The Irish Supreme Court recently handed down a decision in the long-running case of Nowak v. Data Protection Commissioner  IESC 18. The Supreme Court’s decision, its first ever data protection ruling, means that the Court of Justice of the European Union (“CJEU”) must now decide whether an exam candidate’s script constitutes personal data.
Mr. Nowak’s long-running legal battle has been heard by four separate rungs of the Irish courts system. It is now set to be heard on the European stage.
Mr. Nowak failed, on three separate occasions, one of the mandatory exams to become a chartered accountant. Mr. Nowak then submitted a request under Section 4 of the Irish Data Protection Acts 1988 and 2003 (“DPA”) seeking all personal data held by the relevant examining body. That body declined to release his examination script on the basis that it did not constitute personal data within the meaning of the DPA.
Mr. Nowak contended that his examination script constitutes his personal data because:
- it contains his handwriting, which he contends is biometric data; and
- it may contain markings and/or comments by the examiner.
Mr. Nowak submitted a formal complaint to the Irish Data Protection Commissioner (“DPC”). He disputed the assertion that his examination script does not constitute personal data. The DPC refused to investigate the complaint under Section 10(1)(b)(i) of the DPA. The DPC was of the opinion that Mr. Nowak’s complaint was ‘frivolous and vexatious’.
Mr. Nowak appealed this decision to Ireland’s Circuit Court. When the Circuit Court upheld the DPC’s decision, further appeals were made to the High Court and, subsequently, the newly established Court of Appeal. The matter eventually found its way to the Supreme Court.
What’s in a scrawl?
A number of matters were examined by the Irish Supreme Court. These included whether Mr. Nowak enjoyed a right of appeal in the Irish Courts under the DPA and what form these appeals may take.
Of most interest to privacy and data protection professionals will be the Supreme Court’s examination of Mr. Nowak’s assertion that his examination script is his personal data. Mr. Justice O’Donnell, writing the unanimous decision for the Court stated:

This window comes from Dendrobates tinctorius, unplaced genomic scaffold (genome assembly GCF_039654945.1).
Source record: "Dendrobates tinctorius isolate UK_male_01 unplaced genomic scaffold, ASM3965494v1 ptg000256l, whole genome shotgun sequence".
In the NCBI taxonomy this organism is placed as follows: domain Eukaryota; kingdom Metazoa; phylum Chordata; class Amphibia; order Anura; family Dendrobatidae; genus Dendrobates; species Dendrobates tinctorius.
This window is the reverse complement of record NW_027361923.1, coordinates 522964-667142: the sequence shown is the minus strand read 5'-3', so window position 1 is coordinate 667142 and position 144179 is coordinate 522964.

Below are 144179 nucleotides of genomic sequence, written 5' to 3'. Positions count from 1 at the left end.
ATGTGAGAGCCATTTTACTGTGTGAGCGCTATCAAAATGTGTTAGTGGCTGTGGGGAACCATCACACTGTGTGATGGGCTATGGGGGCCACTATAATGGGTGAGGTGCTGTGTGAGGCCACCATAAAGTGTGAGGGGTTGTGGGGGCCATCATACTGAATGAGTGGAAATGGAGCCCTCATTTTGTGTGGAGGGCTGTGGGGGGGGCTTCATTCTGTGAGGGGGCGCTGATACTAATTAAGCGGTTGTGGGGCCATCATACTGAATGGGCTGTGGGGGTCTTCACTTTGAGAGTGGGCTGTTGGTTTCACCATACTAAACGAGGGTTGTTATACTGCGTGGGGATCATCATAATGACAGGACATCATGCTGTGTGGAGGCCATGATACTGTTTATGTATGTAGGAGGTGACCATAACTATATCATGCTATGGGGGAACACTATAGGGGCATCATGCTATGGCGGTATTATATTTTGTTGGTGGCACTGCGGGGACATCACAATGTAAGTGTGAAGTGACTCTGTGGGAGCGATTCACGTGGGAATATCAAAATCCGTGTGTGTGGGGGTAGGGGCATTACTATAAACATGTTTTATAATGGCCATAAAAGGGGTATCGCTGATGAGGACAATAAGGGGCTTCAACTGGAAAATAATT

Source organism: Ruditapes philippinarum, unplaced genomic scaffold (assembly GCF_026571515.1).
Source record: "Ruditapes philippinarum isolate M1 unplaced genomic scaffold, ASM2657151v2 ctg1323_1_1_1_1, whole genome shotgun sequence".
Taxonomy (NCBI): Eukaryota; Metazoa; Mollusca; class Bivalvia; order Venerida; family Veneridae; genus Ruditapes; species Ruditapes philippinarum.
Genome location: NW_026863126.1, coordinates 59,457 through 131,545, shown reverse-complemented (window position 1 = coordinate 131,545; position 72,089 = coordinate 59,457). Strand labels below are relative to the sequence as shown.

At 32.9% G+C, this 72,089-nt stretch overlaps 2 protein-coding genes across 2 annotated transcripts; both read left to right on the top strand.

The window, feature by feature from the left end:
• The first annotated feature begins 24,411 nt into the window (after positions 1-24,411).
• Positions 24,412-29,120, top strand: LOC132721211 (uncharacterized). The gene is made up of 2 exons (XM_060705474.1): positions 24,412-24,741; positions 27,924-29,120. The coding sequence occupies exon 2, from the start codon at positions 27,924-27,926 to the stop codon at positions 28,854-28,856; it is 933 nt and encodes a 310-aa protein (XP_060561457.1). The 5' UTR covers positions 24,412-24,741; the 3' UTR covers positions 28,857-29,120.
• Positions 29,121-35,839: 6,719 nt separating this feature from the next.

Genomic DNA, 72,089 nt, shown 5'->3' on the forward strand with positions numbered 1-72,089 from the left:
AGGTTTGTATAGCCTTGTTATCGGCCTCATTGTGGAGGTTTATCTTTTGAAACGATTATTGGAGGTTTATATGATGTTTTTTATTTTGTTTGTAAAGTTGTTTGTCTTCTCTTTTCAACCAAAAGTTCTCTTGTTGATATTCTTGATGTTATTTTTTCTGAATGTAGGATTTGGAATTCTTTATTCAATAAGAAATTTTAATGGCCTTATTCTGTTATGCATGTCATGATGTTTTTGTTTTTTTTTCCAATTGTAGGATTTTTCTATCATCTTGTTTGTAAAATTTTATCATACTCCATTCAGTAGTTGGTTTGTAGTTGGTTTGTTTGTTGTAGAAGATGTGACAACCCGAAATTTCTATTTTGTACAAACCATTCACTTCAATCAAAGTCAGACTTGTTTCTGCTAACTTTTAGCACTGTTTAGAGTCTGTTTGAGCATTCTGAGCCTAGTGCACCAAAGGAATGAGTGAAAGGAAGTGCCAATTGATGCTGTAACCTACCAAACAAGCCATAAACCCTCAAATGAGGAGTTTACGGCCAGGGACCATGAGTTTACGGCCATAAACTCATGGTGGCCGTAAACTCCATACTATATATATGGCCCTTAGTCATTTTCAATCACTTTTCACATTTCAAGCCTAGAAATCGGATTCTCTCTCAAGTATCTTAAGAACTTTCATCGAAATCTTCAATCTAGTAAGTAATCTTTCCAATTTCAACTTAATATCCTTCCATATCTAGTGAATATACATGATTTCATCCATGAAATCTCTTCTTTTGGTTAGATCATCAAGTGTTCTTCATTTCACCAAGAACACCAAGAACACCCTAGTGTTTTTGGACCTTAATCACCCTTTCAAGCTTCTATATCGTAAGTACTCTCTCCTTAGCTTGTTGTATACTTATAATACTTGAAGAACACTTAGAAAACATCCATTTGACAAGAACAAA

The underlying issue here, whether an examination script is ever capable of being personal data within the meaning of the [DPA], and if so, whether this script is such personal data, is one of some difficulty and complexity that requires the analysis of a number of different texts and provisions.
The Supreme Court went on to review how the term ‘personal data’ is defined in both the DPA and the Data Protection Directive (95/46/EC).
The DPC relied on previous analysis by Advocate General Sharpston in the YS case where she stated that:
… only information relating to facts about an individual can be personal data. Except for the fact that it exists, a legal analysis is not such a fact. Thus, for example, a person’s address is personal data but an analysis of his domicile for legal purposes is not.
Mr. Nowak cited Section 4(6)(b) of the DPA which prevents the DPA being used by exam candidates to circumvent the publication of exam results. Mr. Nowak argued that Section 4(6)(b) implicitly recognises that examination results constitute personal data. If examination results constitute personal data, Mr. Nowak argued that the raw material from which results are derived must also be personal data. Such raw material would include an examination script and examiner’s comments or marks.
Europe to decide
The Supreme Court decided that this ‘is ultimately a matter of European law’. The Court wasn’t satisfied that the issue at hand was reasonably clear and free from doubt. In such circumstances, it decided to refer the question as to whether an examination script is capable of constituting personal data to the CJEU.
Students, examiners, colleges, professional bodies and privacy professionals alike should follow Mr. Nowak’s onward journey to Luxembourg with great interest. We will now have to wait for the CJEU to decide just how wide the definition of ‘personal data’ is at EU law.